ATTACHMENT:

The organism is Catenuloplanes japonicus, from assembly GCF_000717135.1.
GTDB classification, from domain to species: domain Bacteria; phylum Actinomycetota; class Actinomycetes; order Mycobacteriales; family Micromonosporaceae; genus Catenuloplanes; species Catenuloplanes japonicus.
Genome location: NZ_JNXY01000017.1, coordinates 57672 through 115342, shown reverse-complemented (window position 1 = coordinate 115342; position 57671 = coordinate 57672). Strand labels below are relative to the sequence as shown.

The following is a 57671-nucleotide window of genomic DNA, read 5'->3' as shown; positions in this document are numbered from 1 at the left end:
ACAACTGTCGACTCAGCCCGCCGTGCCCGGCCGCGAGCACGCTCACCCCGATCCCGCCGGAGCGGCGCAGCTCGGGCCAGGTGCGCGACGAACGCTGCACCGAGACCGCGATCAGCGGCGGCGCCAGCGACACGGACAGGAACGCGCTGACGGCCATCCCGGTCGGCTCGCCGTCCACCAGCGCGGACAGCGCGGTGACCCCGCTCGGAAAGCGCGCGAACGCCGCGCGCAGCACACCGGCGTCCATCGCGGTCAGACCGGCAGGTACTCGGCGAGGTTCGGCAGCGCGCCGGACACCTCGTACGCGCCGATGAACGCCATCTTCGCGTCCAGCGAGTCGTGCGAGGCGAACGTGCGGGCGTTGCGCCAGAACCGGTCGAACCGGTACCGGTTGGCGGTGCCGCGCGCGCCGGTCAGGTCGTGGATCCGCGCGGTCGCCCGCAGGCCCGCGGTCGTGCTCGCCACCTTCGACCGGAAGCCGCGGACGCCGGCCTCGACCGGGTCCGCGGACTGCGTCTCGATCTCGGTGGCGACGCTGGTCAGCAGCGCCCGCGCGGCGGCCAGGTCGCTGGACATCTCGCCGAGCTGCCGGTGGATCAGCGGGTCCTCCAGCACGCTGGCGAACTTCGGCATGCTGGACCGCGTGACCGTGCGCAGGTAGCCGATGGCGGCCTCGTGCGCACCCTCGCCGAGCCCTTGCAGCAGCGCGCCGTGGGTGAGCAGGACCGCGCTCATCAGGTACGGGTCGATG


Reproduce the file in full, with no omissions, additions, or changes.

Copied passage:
The organism is Catenuloplanes japonicus, from assembly GCF_000717135.1.
GTDB classification, from domain to species: domain Bacteria; phylum Actinomycetota; class Actinomycetes; order Mycobacteriales; family Micromonosporaceae; genus Catenuloplanes; species Catenuloplanes japonicus.
Genome location: NZ_JNXY01000017.1, coordinates 57672 through 115342, shown reverse-complemented (window position 1 = coordinate 115342; position 57671 = coordinate 57672). Strand labels below are relative to the sequence as shown.

The following is a 57671-nucleotide window of genomic DNA, read 5'->3' as shown; positions in this document are numbered from 1 at the left end:
ACAACTGTCGACTCAGCCCGCCGTGCCCGGCCGCGAGCACGCTCACCCCGATCCCGCCGGAGCGGCGCAGCTCGGGCCAGGTGCGCGACGAACGCTGCACCGAGACCGCGATCAGCGGCGGCGCCAGCGACACGGACAGGAACGCGCTGACGGCCATCCCGGTCGGCTCGCCGTCCACCAGCGCGGACAGCGCGGTGACCCCGCTCGGAAAGCGCGCGAACGCCGCGCGCAGCACACCGGCGTCCATCGCGGTCAGACCGGCAGGTACTCGGCGAGGTTCGGCAGCGCGCCGGACACCTCGTACGCGCCGATGAACGCCATCTTCGCGTCCAGCGAGTCGTGCGAGGCGAACGTGCGGGCGTTGCGCCAGAACCGGTCGAACCGGTACCGGTTGGCGGTGCCGCGCGCGCCGGTCAGGTCGTGGATCCGCGCGGTCGCCCGCAGGCCCGCGGTCGTGCTCGCCACCTTCGACCGGAAGCCGCGGACGCCGGCCTCGACCGGGTCCGCGGACTGCGTCTCGATCTCGGTGGCGACGCTGGTCAGCAGCGCCCGCGCGGCGGCCAGGTCGCTGGACATCTCGCCGAGCTGCCGGTGGATCAGCGGGTCCTCCAGCACGCTGGCGAACTTCGGCATGCTGGACCGCGTGACCGTGCGCAGGTAGCCGATGGCGGCCTCGTGCGCACCCTCGCCGAGCCCTTGCAGCAGCGCGCCGTGGGTGAGCAGGACCGCGCTCATCAGGTACGGGTCGATG